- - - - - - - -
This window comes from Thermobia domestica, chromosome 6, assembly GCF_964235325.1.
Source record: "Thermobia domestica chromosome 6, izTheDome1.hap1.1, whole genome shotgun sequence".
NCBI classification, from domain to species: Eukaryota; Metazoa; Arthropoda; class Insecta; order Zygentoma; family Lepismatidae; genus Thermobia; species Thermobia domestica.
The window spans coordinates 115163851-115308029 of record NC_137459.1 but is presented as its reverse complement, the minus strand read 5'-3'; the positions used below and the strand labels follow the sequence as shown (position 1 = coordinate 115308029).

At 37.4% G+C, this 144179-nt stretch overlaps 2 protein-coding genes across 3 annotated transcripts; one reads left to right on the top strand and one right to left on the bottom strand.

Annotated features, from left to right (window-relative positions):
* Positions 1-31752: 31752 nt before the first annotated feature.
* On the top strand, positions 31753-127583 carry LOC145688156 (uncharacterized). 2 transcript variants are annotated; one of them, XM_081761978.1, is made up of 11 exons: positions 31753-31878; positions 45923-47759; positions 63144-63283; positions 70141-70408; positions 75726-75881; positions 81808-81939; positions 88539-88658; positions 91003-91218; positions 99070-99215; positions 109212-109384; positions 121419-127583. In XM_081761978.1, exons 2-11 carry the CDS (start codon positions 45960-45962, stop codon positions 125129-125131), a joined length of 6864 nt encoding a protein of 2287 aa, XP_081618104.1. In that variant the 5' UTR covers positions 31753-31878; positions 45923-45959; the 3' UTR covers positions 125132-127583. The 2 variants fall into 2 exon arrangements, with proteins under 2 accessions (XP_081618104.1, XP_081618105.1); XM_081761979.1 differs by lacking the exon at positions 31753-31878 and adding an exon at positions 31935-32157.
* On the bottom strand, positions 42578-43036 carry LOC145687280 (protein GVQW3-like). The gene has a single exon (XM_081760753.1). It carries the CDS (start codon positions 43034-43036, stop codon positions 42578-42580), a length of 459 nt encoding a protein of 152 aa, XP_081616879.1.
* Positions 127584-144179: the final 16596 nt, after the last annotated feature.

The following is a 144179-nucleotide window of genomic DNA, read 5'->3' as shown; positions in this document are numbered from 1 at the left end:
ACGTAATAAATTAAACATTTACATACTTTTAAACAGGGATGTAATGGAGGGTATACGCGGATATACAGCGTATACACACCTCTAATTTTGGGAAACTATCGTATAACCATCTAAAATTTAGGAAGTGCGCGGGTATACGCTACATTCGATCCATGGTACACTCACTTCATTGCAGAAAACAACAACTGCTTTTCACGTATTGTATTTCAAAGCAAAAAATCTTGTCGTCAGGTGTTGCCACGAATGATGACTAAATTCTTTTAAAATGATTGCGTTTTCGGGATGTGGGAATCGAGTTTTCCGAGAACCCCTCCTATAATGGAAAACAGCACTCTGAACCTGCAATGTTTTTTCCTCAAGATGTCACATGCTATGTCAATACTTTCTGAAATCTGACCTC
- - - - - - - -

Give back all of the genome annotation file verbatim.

This window comes from Thermobia domestica, chromosome 6, assembly GCF_964235325.1.
Source record: "Thermobia domestica chromosome 6, izTheDome1.hap1.1, whole genome shotgun sequence".
NCBI classification, from domain to species: Eukaryota; Metazoa; Arthropoda; class Insecta; order Zygentoma; family Lepismatidae; genus Thermobia; species Thermobia domestica.
The window spans coordinates 115163851-115308029 of record NC_137459.1 but is presented as its reverse complement, the minus strand read 5'-3'; the positions used below and the strand labels follow the sequence as shown (position 1 = coordinate 115308029).

At 37.4% G+C, this 144179-nt stretch overlaps 2 protein-coding genes across 3 annotated transcripts; one reads left to right on the top strand and one right to left on the bottom strand.

Annotated features, from left to right (window-relative positions):
* Positions 1-31752: 31752 nt before the first annotated feature.
* On the top strand, positions 31753-127583 carry LOC145688156 (uncharacterized). 2 transcript variants are annotated; one of them, XM_081761978.1, is made up of 11 exons: positions 31753-31878; positions 45923-47759; positions 63144-63283; positions 70141-70408; positions 75726-75881; positions 81808-81939; positions 88539-88658; positions 91003-91218; positions 99070-99215; positions 109212-109384; positions 121419-127583. In XM_081761978.1, exons 2-11 carry the CDS (start codon positions 45960-45962, stop codon positions 125129-125131), a joined length of 6864 nt encoding a protein of 2287 aa, XP_081618104.1. In that variant the 5' UTR covers positions 31753-31878; positions 45923-45959; the 3' UTR covers positions 125132-127583. The 2 variants fall into 2 exon arrangements, with proteins under 2 accessions (XP_081618104.1, XP_081618105.1); XM_081761979.1 differs by lacking the exon at positions 31753-31878 and adding an exon at positions 31935-32157.
* On the bottom strand, positions 42578-43036 carry LOC145687280 (protein GVQW3-like). The gene has a single exon (XM_081760753.1). It carries the CDS (start codon positions 43034-43036, stop codon positions 42578-42580), a length of 459 nt encoding a protein of 152 aa, XP_081616879.1.
* Positions 127584-144179: the final 16596 nt, after the last annotated feature.

The following is a 144179-nucleotide window of genomic DNA, read 5'->3' as shown; positions in this document are numbered from 1 at the left end:
ACGTAATAAATTAAACATTTACATACTTTTAAACAGGGATGTAATGGAGGGTATACGCGGATATACAGCGTATACACACCTCTAATTTTGGGAAACTATCGTATAACCATCTAAAATTTAGGAAGTGCGCGGGTATACGCTACATTCGATCCATGGTACACTCACTTCATTGCAGAAAACAACAACTGCTTTTCACGTATTGTATTTCAAAGCAAAAAATCTTGTCGTCAGGTGTTGCCACGAATGATGACTAAATTCTTTTAAAATGATTGCGTTTTCGGGATGTGGGAATCGAGTTTTCCGAGAACCCCTCCTATAATGGAAAACAGCACTCTGAACCTGCAATGTTTTTTCCTCAAGATGTCACATGCTATGTCAATACTTTCTGAAATCTGACCTC